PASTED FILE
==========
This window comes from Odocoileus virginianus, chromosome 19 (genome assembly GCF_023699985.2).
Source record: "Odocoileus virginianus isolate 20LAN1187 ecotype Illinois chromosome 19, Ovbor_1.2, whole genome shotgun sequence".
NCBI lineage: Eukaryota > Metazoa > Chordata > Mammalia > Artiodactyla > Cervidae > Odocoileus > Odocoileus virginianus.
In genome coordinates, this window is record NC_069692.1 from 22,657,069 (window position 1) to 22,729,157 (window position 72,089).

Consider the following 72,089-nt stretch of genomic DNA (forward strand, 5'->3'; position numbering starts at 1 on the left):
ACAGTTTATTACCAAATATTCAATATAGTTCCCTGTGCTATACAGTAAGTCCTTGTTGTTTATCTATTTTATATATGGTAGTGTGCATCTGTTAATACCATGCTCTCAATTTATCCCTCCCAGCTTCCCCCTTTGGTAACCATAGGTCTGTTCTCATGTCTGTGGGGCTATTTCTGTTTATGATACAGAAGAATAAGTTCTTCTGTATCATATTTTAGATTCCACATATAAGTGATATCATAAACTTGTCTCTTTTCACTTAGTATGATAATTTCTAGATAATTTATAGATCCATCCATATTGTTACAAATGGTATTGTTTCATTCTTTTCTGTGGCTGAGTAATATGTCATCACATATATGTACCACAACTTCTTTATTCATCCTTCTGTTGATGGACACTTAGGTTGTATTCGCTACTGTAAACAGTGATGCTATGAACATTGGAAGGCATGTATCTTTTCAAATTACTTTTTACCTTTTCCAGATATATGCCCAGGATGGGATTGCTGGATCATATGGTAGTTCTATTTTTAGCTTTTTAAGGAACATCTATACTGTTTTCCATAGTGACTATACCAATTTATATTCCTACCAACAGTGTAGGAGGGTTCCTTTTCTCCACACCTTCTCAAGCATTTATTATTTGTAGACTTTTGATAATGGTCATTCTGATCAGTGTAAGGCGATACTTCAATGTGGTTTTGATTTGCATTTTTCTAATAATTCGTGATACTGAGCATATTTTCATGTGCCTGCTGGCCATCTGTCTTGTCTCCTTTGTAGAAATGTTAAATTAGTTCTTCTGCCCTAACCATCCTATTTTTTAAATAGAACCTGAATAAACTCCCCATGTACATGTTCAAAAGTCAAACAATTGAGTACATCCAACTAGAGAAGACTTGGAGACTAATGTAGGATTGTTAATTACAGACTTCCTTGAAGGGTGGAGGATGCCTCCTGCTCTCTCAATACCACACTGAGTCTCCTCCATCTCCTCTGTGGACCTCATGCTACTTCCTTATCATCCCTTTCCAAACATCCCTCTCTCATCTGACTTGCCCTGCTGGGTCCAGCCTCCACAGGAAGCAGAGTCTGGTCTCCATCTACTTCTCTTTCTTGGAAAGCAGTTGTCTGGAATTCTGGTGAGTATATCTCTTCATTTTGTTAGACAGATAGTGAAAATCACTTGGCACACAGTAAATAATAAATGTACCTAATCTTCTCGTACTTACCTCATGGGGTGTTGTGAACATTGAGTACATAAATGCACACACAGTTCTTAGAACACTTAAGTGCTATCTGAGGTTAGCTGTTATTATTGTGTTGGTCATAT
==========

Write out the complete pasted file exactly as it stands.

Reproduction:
This window comes from Odocoileus virginianus, chromosome 19 (genome assembly GCF_023699985.2).
Source record: "Odocoileus virginianus isolate 20LAN1187 ecotype Illinois chromosome 19, Ovbor_1.2, whole genome shotgun sequence".
NCBI lineage: Eukaryota > Metazoa > Chordata > Mammalia > Artiodactyla > Cervidae > Odocoileus > Odocoileus virginianus.
In genome coordinates, this window is record NC_069692.1 from 22,657,069 (window position 1) to 22,729,157 (window position 72,089).

Consider the following 72,089-nt stretch of genomic DNA (forward strand, 5'->3'; position numbering starts at 1 on the left):
ACAGTTTATTACCAAATATTCAATATAGTTCCCTGTGCTATACAGTAAGTCCTTGTTGTTTATCTATTTTATATATGGTAGTGTGCATCTGTTAATACCATGCTCTCAATTTATCCCTCCCAGCTTCCCCCTTTGGTAACCATAGGTCTGTTCTCATGTCTGTGGGGCTATTTCTGTTTATGATACAGAAGAATAAGTTCTTCTGTATCATATTTTAGATTCCACATATAAGTGATATCATAAACTTGTCTCTTTTCACTTAGTATGATAATTTCTAGATAATTTATAGATCCATCCATATTGTTACAAATGGTATTGTTTCATTCTTTTCTGTGGCTGAGTAATATGTCATCACATATATGTACCACAACTTCTTTATTCATCCTTCTGTTGATGGACACTTAGGTTGTATTCGCTACTGTAAACAGTGATGCTATGAACATTGGAAGGCATGTATCTTTTCAAATTACTTTTTACCTTTTCCAGATATATGCCCAGGATGGGATTGCTGGATCATATGGTAGTTCTATTTTTAGCTTTTTAAGGAACATCTATACTGTTTTCCATAGTGACTATACCAATTTATATTCCTACCAACAGTGTAGGAGGGTTCCTTTTCTCCACACCTTCTCAAGCATTTATTATTTGTAGACTTTTGATAATGGTCATTCTGATCAGTGTAAGGCGATACTTCAATGTGGTTTTGATTTGCATTTTTCTAATAATTCGTGATACTGAGCATATTTTCATGTGCCTGCTGGCCATCTGTCTTGTCTCCTTTGTAGAAATGTTAAATTAGTTCTTCTGCCCTAACCATCCTATTTTTTAAATAGAACCTGAATAAACTCCCCATGTACATGTTCAAAAGTCAAACAATTGAGTACATCCAACTAGAGAAGACTTGGAGACTAATGTAGGATTGTTAATTACAGACTTCCTTGAAGGGTGGAGGATGCCTCCTGCTCTCTCAATACCACACTGAGTCTCCTCCATCTCCTCTGTGGACCTCATGCTACTTCCTTATCATCCCTTTCCAAACATCCCTCTCTCATCTGACTTGCCCTGCTGGGTCCAGCCTCCACAGGAAGCAGAGTCTGGTCTCCATCTACTTCTCTTTCTTGGAAAGCAGTTGTCTGGAATTCTGGTGAGTATATCTCTTCATTTTGTTAGACAGATAGTGAAAATCACTTGGCACACAGTAAATAATAAATGTACCTAATCTTCTCGTACTTACCTCATGGGGTGTTGTGAACATTGAGTACATAAATGCACACACAGTTCTTAGAACACTTAAGTGCTATCTGAGGTTAGCTGTTATTATTGTGTTGGTCATAT